Russell Westbrook
Photo: Garrett Ellwood/NBA

Despite his countless triple-doubles, Westbrook is not satisfied with the end results.

We’ve witnessed over the past several seasons — especially since the departure of James Harden and Kevin Durant — that Westbrook often plays as a one-man wrecking crew and at a dizzying pace. But it hasn’t really worked.

Consider the facts: The Oklahoma City Thunder have been bounced from the playoffs in the first round in each of the past three seasons, including the ongoing 2018-19 NBA postseason campaign by the Portland Trail Blazers, after back-to-back defeats to the Houston Rockets and Utah Jazz.

For the past three seasons, Westbrook has strung together the only three triple-double season averages since all-time great Oscar Robertson’s celebrated achievement in 1961-62.

In 2016-17, Westbrook produced 31.6 points, 10.7 rebounds and 10.4 assists in the regular season. In 2017-18, he posted these totals: 25.6, 10.1 and 10.3. This season, he finished with 22.9, 11.1 and 10.7.

But it’s not enough.

The Thunder need more balanced, more cohesive play.

It’s not just about Westbrook’s imprint on every aspect of the team’s game. And yes, he often takes too many shots, especially when you factor in the percentage that they produce (24 total shots per game, .425 field-goal percentage in 2016-17; 21.1, .449 the next season; and 20.2, .428 this season).

What’s more, his playoff totals have not been adequate despite averaging a headline-grabbing 37.4 points per game in 2016-17, 29.3 last season and 22.8 this season. His shooting percentages have gone down significantly in the past three postseasons, putting his larger game under the metaphorical microscope. He shot .388 in 2016-17 (including 13 of 49 from 3-point range), .398 overall the next season (15 of 42 from beyond the arc) and .360 against the Blazers (11 of 34 from deep).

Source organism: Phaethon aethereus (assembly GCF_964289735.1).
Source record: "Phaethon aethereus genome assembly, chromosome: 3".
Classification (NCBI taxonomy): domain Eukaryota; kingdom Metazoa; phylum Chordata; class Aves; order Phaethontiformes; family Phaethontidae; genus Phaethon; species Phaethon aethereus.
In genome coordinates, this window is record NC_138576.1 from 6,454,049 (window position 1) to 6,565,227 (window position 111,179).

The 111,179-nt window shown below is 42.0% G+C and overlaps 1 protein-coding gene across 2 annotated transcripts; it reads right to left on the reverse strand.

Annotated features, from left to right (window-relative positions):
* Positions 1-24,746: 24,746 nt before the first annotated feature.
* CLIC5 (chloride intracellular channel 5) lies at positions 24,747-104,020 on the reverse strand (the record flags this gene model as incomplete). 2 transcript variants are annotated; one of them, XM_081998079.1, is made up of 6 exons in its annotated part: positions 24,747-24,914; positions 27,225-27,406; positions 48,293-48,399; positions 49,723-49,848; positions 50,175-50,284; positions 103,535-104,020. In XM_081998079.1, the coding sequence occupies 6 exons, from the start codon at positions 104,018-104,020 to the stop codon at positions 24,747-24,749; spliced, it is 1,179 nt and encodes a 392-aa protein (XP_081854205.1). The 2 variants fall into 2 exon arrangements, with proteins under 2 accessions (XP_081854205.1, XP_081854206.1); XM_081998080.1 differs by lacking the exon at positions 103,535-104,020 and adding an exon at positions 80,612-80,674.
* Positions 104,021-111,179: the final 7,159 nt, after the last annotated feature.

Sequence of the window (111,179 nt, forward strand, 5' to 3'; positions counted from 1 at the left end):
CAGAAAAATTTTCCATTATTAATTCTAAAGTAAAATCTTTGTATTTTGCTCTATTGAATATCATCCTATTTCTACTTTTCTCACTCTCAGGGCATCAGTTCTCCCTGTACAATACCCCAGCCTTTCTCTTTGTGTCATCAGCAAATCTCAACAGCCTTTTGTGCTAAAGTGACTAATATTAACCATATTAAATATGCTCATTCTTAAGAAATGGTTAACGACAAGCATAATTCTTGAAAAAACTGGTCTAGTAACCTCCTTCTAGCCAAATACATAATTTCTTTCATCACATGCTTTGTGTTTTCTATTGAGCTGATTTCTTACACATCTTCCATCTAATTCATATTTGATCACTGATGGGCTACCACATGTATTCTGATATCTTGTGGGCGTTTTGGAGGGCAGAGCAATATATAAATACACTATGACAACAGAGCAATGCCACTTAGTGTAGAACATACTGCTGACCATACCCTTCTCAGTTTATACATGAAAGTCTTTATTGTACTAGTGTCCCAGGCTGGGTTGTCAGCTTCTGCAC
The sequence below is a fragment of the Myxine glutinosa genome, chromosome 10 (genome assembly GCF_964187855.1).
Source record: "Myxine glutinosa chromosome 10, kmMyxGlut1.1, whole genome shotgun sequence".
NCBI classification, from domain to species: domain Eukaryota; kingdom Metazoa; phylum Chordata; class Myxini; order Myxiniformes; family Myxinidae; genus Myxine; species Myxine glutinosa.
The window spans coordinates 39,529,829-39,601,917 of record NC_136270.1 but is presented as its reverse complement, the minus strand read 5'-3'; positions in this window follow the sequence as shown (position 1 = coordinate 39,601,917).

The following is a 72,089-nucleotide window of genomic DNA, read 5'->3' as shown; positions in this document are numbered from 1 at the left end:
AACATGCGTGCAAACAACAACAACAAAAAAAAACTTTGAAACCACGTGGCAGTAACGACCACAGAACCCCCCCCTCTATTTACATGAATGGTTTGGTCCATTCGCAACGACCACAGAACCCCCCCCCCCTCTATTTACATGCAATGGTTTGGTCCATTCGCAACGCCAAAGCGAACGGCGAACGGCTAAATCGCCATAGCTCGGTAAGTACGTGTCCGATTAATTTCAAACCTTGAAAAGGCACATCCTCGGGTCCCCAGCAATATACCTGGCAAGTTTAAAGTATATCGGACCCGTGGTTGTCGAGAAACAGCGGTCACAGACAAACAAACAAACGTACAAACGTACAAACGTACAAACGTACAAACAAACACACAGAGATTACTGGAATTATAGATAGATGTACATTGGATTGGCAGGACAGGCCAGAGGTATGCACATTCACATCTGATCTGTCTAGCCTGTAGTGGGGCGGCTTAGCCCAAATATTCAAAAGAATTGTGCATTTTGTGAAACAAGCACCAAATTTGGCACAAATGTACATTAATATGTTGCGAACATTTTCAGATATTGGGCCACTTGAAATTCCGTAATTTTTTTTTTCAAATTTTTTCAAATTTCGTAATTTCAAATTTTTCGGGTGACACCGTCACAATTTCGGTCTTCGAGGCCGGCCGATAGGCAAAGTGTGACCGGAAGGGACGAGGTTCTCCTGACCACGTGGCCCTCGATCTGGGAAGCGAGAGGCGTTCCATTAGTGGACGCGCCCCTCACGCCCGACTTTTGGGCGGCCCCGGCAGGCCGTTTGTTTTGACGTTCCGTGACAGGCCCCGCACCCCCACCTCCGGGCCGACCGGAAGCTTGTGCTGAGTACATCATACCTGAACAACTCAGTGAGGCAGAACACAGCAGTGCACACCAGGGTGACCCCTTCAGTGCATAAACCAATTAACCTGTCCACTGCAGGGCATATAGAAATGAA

Now 30, Westbrook admits changes must be made.

He acknowledged as much a few days after Blazers hero Damian Lillard’s miraculous buzzer-beater ended the Thunder’s playoff aspirations.

“There used to be conversations if I was a ball hog, but now I lead the league in assists for the past three years or whatever it is, that’s getting squashed out,” Westbrook told reporters. “So now the conversation is about shooting. Next year I’m going to become a better shooter….”

Speaking to reporters last Monday in Oklahoma City, Thunder general manager Sam Presti insisted that the organization expects Westbrook to make some adjustments as it regroups for the 2019-20 season.

Do you think it’s possible for him to shed some of the emotion that creates technical fouls and 3-pointers early in the shot clock without a pass but keep the emotion? he was asked.

“Yeah, well, I think, listen, there’s evolution,” Presti commented. “Here’s what I’d say about that. I know he probably wouldn’t want to — you may not realize it, but he’s really evolved as a player. I mean, it’s kind of like, I don’t know, I’m not going to dissect that, but the bottom line is, like I said earlier, when you’re 25 years old and you’re getting criticized for all these things, you look up, you’re 30, and you’re doing a lot of those things significantly better, there’s evolution.

“He wasn’t, like I said earlier, he wasn’t hitting the corners like he hits the corners now. Listen, I don’t know if they’re keeping stats like this, but he’s stacking the league in loose balls. I think that’s been pretty regular. He took more — he finished better around the rim. Shot distribution was actually trending and a little bit different than it’s been in the past. He’s missing — right now, he didn’t shoot the ball well this season, but I don’t think that’s a sign that he’s not evolving. I think he is evolving in some ways.

“But I know he may not want that moniker, but the bottom line is he has evolved.”

Time will tell if Westbrook and the Thunder can evolve in a big, bold way and experience postseason success in the Westbrook era.

Ed Odeven, an Arizona State University graduate, is a veteran sports journalist based in Tokyo. He is The Japan Times’ chief basketball reporter. Follow him on Twitter: @ed_odeven